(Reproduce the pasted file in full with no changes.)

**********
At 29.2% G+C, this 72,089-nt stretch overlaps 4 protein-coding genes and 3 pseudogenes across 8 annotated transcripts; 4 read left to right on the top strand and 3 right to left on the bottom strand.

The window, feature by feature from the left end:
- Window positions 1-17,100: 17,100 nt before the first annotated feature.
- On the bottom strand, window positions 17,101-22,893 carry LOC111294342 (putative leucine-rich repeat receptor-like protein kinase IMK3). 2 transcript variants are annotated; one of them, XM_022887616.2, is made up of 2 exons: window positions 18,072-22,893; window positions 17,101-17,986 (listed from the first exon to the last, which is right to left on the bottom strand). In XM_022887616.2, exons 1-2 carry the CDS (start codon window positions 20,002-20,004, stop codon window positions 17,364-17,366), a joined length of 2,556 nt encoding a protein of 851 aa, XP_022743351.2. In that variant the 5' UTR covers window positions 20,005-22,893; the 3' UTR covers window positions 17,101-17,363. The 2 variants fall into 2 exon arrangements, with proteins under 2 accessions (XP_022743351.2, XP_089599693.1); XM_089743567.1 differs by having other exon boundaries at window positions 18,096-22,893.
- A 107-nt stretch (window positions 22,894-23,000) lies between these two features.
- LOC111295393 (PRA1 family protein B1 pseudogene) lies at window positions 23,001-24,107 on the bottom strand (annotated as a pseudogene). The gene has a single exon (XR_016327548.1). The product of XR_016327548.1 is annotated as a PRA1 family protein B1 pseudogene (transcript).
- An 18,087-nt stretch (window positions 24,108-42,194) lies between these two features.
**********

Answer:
At 29.2% G+C, this 72,089-nt stretch overlaps 4 protein-coding genes and 3 pseudogenes across 8 annotated transcripts; 4 read left to right on the top strand and 3 right to left on the bottom strand.

The window, feature by feature from the left end:
- Window positions 1-17,100: 17,100 nt before the first annotated feature.
- On the bottom strand, window positions 17,101-22,893 carry LOC111294342 (putative leucine-rich repeat receptor-like protein kinase IMK3). 2 transcript variants are annotated; one of them, XM_022887616.2, is made up of 2 exons: window positions 18,072-22,893; window positions 17,101-17,986 (listed from the first exon to the last, which is right to left on the bottom strand). In XM_022887616.2, exons 1-2 carry the CDS (start codon window positions 20,002-20,004, stop codon window positions 17,364-17,366), a joined length of 2,556 nt encoding a protein of 851 aa, XP_022743351.2. In that variant the 5' UTR covers window positions 20,005-22,893; the 3' UTR covers window positions 17,101-17,363. The 2 variants fall into 2 exon arrangements, with proteins under 2 accessions (XP_022743351.2, XP_089599693.1); XM_089743567.1 differs by having other exon boundaries at window positions 18,096-22,893.
- A 107-nt stretch (window positions 22,894-23,000) lies between these two features.
- LOC111295393 (PRA1 family protein B1 pseudogene) lies at window positions 23,001-24,107 on the bottom strand (annotated as a pseudogene). The gene has a single exon (XR_016327548.1). The product of XR_016327548.1 is annotated as a PRA1 family protein B1 pseudogene (transcript).
- An 18,087-nt stretch (window positions 24,108-42,194) lies between these two features.